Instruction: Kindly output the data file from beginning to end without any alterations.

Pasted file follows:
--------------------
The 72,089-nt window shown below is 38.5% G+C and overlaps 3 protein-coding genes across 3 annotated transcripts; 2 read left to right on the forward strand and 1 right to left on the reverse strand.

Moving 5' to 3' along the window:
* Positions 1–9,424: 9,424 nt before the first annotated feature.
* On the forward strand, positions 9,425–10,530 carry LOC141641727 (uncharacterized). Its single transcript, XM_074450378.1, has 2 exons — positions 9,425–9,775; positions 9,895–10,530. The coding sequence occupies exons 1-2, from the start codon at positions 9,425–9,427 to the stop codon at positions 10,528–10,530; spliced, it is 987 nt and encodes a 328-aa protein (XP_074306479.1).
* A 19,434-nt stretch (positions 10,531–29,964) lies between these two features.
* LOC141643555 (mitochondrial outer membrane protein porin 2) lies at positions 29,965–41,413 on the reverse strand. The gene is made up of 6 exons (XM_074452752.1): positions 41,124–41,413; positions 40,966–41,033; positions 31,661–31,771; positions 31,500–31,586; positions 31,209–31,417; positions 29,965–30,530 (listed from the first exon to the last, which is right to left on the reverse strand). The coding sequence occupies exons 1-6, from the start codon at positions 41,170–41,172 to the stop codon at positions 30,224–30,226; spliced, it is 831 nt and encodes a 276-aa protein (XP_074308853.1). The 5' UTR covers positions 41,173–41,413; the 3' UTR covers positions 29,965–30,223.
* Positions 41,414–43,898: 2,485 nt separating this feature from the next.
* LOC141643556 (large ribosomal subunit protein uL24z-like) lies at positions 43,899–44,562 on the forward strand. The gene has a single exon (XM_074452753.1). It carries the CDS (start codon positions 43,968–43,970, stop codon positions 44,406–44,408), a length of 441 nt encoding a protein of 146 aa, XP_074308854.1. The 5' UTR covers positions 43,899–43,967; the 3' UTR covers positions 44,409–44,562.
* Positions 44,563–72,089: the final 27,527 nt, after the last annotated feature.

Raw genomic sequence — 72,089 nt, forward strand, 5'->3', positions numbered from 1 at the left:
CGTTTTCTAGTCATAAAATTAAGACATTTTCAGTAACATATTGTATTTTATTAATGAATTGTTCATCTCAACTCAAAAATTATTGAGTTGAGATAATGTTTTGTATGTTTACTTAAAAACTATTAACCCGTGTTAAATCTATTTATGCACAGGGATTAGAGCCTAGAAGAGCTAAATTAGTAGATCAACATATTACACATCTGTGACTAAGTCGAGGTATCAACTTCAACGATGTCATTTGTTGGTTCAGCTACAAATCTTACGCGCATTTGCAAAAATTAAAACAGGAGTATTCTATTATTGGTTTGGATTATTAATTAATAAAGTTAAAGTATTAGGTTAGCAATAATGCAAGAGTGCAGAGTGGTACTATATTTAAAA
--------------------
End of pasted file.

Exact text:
The 72,089-nt window shown below is 38.5% G+C and overlaps 3 protein-coding genes across 3 annotated transcripts; 2 read left to right on the forward strand and 1 right to left on the reverse strand.

Moving 5' to 3' along the window:
* Positions 1–9,424: 9,424 nt before the first annotated feature.
* On the forward strand, positions 9,425–10,530 carry LOC141641727 (uncharacterized). Its single transcript, XM_074450378.1, has 2 exons — positions 9,425–9,775; positions 9,895–10,530. The coding sequence occupies exons 1-2, from the start codon at positions 9,425–9,427 to the stop codon at positions 10,528–10,530; spliced, it is 987 nt and encodes a 328-aa protein (XP_074306479.1).
* A 19,434-nt stretch (positions 10,531–29,964) lies between these two features.
* LOC141643555 (mitochondrial outer membrane protein porin 2) lies at positions 29,965–41,413 on the reverse strand. The gene is made up of 6 exons (XM_074452752.1): positions 41,124–41,413; positions 40,966–41,033; positions 31,661–31,771; positions 31,500–31,586; positions 31,209–31,417; positions 29,965–30,530 (listed from the first exon to the last, which is right to left on the reverse strand). The coding sequence occupies exons 1-6, from the start codon at positions 41,170–41,172 to the stop codon at positions 30,224–30,226; spliced, it is 831 nt and encodes a 276-aa protein (XP_074308853.1). The 5' UTR covers positions 41,173–41,413; the 3' UTR covers positions 29,965–30,223.
* Positions 41,414–43,898: 2,485 nt separating this feature from the next.
* LOC141643556 (large ribosomal subunit protein uL24z-like) lies at positions 43,899–44,562 on the forward strand. The gene has a single exon (XM_074452753.1). It carries the CDS (start codon positions 43,968–43,970, stop codon positions 44,406–44,408), a length of 441 nt encoding a protein of 146 aa, XP_074308854.1. The 5' UTR covers positions 43,899–43,967; the 3' UTR covers positions 44,409–44,562.
* Positions 44,563–72,089: the final 27,527 nt, after the last annotated feature.

Raw genomic sequence — 72,089 nt, forward strand, 5'->3', positions numbered from 1 at the left:
CGTTTTCTAGTCATAAAATTAAGACATTTTCAGTAACATATTGTATTTTATTAATGAATTGTTCATCTCAACTCAAAAATTATTGAGTTGAGATAATGTTTTGTATGTTTACTTAAAAACTATTAACCCGTGTTAAATCTATTTATGCACAGGGATTAGAGCCTAGAAGAGCTAAATTAGTAGATCAACATATTACACATCTGTGACTAAGTCGAGGTATCAACTTCAACGATGTCATTTGTTGGTTCAGCTACAAATCTTACGCGCATTTGCAAAAATTAAAACAGGAGTATTCTATTATTGGTTTGGATTATTAATTAATAAAGTTAAAGTATTAGGTTAGCAATAATGCAAGAGTGCAGAGTGGTACTATATTTAAAA